I was nervous. The story wasn’t very developed, though I’d been mulling it over from time to time for more than a year. All I had worked out of the plot was a boy with a coin, and when he flipped a coin, he shifted to parallel universes—only he thought the coin was changing the world around him according to his wishes. I thought that the wishing fountain might play an important part too, and I had some of the characters and relationships worked out. It really wasn’t much to go on, which was one reason I hadn’t tried to write it yet. I also didn’t think I was “ready” to write a novel; the common advice is that you should build up your career writing short stories for a while before trying novels, and I still wasn’t writing short stories good enough for pro markets. If I couldn’t do that much, what business did I have trying to write a whole book?
Fortunately, my girlfriend was excited by the idea. Not only did she confirm it was a great fit for YA, but she thought it would sell and encouraged me to write it. While we discussed it, she also offered some great plot suggestions that got me excited about the story too and helped me figure out the mechanics of what was going on with the coin. Best of all, she recommended recent young adult books I had to read, since I had been out of touch with books for teens basically since I was one myself.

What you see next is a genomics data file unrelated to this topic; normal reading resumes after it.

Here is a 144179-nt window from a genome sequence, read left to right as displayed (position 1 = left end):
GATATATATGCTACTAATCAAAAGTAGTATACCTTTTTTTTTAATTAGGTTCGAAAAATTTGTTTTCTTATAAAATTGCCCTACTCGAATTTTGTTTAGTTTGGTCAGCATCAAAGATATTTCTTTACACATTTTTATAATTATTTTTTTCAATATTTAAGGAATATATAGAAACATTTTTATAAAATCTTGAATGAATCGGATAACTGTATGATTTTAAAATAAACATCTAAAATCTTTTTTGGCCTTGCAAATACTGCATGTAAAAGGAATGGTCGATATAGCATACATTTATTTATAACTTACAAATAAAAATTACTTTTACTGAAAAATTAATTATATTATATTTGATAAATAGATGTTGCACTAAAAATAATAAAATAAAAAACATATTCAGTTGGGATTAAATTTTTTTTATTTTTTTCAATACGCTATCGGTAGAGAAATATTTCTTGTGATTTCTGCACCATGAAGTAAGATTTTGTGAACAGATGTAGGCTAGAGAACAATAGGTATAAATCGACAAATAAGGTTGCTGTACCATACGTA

Once I read the YA books she recommended, and everything else I could get my hands on (thank you, New York Public Library!), I realized that she was right. This was definitely a YA book, and I decided not only did I have to write it, but I might actually be able to pull it off. Those supposed weaknesses that had been pointed out in my adult science fiction and fantasy could be strengths in telling this YA story—I’ve always tended toward writing longer, more involved stories focused on the characters’ responses to remarkable situations, and my prose style was usually described as “clean” and “accessible.”